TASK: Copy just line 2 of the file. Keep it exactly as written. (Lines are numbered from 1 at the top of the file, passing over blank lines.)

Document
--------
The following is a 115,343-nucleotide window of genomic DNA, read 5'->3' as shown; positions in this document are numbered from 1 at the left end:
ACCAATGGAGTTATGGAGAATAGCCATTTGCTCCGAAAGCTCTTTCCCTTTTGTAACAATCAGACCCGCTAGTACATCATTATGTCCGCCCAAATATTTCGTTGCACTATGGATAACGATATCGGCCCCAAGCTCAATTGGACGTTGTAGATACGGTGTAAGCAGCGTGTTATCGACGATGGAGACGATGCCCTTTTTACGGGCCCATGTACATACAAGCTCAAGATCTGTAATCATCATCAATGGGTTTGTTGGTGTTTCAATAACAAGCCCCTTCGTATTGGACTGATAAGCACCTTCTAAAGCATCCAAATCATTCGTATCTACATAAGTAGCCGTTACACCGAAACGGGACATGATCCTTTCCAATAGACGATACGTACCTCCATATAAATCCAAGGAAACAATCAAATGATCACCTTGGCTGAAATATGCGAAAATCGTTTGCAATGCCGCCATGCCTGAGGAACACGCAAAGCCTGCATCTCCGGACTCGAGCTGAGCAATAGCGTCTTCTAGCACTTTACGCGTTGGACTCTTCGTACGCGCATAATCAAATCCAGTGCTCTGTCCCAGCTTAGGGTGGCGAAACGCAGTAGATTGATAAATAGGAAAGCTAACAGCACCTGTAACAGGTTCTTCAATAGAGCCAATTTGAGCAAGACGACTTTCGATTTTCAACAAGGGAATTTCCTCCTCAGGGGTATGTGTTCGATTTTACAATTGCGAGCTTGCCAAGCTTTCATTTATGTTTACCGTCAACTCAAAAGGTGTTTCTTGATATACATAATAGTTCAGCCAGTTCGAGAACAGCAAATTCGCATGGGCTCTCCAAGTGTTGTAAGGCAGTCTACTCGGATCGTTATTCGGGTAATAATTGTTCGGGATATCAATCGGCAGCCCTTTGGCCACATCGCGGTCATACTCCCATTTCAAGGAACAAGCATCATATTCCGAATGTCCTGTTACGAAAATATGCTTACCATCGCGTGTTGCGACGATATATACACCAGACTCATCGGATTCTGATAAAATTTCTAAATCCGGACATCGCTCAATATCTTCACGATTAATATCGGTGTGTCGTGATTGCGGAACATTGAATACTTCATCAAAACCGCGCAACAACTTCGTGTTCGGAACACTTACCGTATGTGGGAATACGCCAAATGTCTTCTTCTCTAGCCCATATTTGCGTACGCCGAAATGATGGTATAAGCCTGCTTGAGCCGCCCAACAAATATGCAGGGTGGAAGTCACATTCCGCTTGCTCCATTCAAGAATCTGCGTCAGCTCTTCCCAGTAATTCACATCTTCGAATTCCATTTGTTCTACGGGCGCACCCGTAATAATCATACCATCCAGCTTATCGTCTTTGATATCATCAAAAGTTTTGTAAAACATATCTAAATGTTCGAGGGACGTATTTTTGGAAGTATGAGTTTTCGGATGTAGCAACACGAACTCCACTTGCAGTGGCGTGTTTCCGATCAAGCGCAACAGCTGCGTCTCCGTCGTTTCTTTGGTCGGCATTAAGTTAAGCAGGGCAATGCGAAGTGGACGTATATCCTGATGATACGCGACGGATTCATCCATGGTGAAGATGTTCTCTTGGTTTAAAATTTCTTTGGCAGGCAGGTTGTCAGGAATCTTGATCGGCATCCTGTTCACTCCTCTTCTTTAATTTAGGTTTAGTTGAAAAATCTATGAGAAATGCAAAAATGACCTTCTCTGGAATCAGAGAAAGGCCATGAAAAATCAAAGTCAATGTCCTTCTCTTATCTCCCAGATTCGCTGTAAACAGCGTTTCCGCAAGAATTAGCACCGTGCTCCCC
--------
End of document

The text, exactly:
ACCAATGGAGTTATGGAGAATAGCCATTTGCTCCGAAAGCTCTTTCCCTTTTGTAACAATCAGACCCGCTAGTACATCATTATGTCCGCCCAAATATTTCGTTGCACTATGGATAACGATATCGGCCCCAAGCTCAATTGGACGTTGTAGATACGGTGTAAGCAGCGTGTTATCGACGATGGAGACGATGCCCTTTTTACGGGCCCATGTACATACAAGCTCAAGATCTGTAATCATCATCAATGGGTTTGTTGGTGTTTCAATAACAAGCCCCTTCGTATTGGACTGATAAGCACCTTCTAAAGCATCCAAATCATTCGTATCTACATAAGTAGCCGTTACACCGAAACGGGACATGATCCTTTCCAATAGACGATACGTACCTCCATATAAATCCAAGGAAACAATCAAATGATCACCTTGGCTGAAATATGCGAAAATCGTTTGCAATGCCGCCATGCCTGAGGAACACGCAAAGCCTGCATCTCCGGACTCGAGCTGAGCAATAGCGTCTTCTAGCACTTTACGCGTTGGACTCTTCGTACGCGCATAATCAAATCCAGTGCTCTGTCCCAGCTTAGGGTGGCGAAACGCAGTAGATTGATAAATAGGAAAGCTAACAGCACCTGTAACAGGTTCTTCAATAGAGCCAATTTGAGCAAGACGACTTTCGATTTTCAACAAGGGAATTTCCTCCTCAGGGGTATGTGTTCGATTTTACAATTGCGAGCTTGCCAAGCTTTCATTTATGTTTACCGTCAACTCAAAAGGTGTTTCTTGATATACATAATAGTTCAGCCAGTTCGAGAACAGCAAATTCGCATGGGCTCTCCAAGTGTTGTAAGGCAGTCTACTCGGATCGTTATTCGGGTAATAATTGTTCGGGATATCAATCGGCAGCCCTTTGGCCACATCGCGGTCATACTCCCATTTCAAGGAACAAGCATCATATTCCGAATGTCCTGTTACGAAAATATGCTTACCATCGCGTGTTGCGACGATATATACACCAGACTCATCGGATTCTGATAAAATTTCTAAATCCGGACATCGCTCAATATCTTCACGATTAATATCGGTGTGTCGTGATTGCGGAACATTGAATACTTCATCAAAACCGCGCAACAACTTCGTGTTCGGAACACTTACCGTATGTGGGAATACGCCAAATGTCTTCTTCTCTAGCCCATATTTGCGTACGCCGAAATGATGGTATAAGCCTGCTTGAGCCGCCCAACAAATATGCAGGGTGGAAGTCACATTCCGCTTGCTCCATTCAAGAATCTGCGTCAGCTCTTCCCAGTAATTCACATCTTCGAATTCCATTTGTTCTACGGGCGCACCCGTAATAATCATACCATCCAGCTTATCGTCTTTGATATCATCAAAAGTTTTGTAAAACATATCTAAATGTTCGAGGGACGTATTTTTGGAAGTATGAGTTTTCGGATGTAGCAACACGAACTCCACTTGCAGTGGCGTGTTTCCGATCAAGCGCAACAGCTGCGTCTCCGTCGTTTCTTTGGTCGGCATTAAGTTAAGCAGGGCAATGCGAAGTGGACGTATATCCTGATGATACGCGACGGATTCATCCATGGTGAAGATGTTCTCTTGGTTTAAAATTTCTTTGGCAGGCAGGTTGTCAGGAATCTTGATCGGCATCCTGTTCACTCCTCTTCTTTAATTTAGGTTTAGTTGAAAAATCTATGAGAAATGCAAAAATGACCTTCTCTGGAATCAGAGAAAGGCCATGAAAAATCAAAGTCAATGTCCTTCTCTTATCTCCCAGATTCGCTGTAAACAGCGTTTCCGCAAGAATTAGCACCGTGCTCCCC